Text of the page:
10. takao21203

    Distinguished Member

    Apr 28, 2012
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    There are some things special to C language.

    It is sometimes called "Combined language", since it has assembler-like capabilities for instance pointer arithmetic.

    It can be obfuscated. Only a little for some reason, or even to a degree no one will be able to read the source code. The preprocessor is responsible for that.

    It is highly portable but this depends on the coding style.

    Many other languages are indeed C-type languages, such as Ruby (using different keywords but similar), PHP, and javascript. When you learn C, you can also use these easily.

    Compiled C is unforgiving, one wrong bit and the program may hang up. This is not neccessarily the case with scripted languages, or interpreted languages.

    Today's Windows C++ is at first compiled to MSIL, which is then compiled at runtime for a specific processor. So the direct disassembly interface is gone. 64bit Visual Studio does no longer offer disassembly capabilities.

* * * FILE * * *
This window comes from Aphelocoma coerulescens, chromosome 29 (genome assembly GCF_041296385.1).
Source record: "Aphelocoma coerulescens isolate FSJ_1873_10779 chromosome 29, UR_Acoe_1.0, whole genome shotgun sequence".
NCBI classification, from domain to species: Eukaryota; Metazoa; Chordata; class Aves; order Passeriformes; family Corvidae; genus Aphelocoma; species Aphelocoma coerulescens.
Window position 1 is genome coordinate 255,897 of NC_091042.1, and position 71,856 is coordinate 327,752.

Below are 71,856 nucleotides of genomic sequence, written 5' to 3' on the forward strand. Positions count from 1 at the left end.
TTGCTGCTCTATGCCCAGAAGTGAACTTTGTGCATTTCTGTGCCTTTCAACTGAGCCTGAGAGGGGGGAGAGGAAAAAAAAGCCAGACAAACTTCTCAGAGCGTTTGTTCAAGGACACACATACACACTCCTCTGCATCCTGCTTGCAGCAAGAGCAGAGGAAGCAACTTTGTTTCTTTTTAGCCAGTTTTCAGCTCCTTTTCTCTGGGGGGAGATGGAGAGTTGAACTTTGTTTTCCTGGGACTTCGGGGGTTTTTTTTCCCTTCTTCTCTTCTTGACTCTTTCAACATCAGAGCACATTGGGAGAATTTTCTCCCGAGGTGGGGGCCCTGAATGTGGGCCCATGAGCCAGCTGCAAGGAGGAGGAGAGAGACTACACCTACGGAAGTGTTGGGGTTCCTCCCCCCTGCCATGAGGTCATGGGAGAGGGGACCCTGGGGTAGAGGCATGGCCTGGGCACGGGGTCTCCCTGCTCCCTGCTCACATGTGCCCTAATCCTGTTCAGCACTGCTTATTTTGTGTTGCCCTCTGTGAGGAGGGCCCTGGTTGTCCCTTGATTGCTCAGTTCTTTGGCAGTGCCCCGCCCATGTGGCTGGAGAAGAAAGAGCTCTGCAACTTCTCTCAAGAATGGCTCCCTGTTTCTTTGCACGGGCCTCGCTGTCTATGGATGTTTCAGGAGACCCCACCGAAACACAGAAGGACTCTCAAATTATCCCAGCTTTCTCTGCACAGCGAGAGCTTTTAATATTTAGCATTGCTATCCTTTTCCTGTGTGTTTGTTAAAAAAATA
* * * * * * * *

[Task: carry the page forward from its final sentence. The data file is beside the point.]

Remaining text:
There are various predecessors to C such as BCPL the most noteable. BCPL somehow reminds on Pascal. They both derive from PL/1 a little- a very old language used by IBM in the 1950s.

    There are a few new BCPL sources these days but it is mainly used for esoteric and hobby purpose. It is uncomfortable like PASCAL but never has been adapted like PASCAL, for instance Turbo and Borland Pascal, and later, Delphi.

    Pascal has sometimes been called a "bondage" language.

    In the early 1980s almost nobody used Pascal or BASIC to develope console games. Either assembler or C compilers were used. C compilers were used professionally as soon as they emerged in the early 1980s.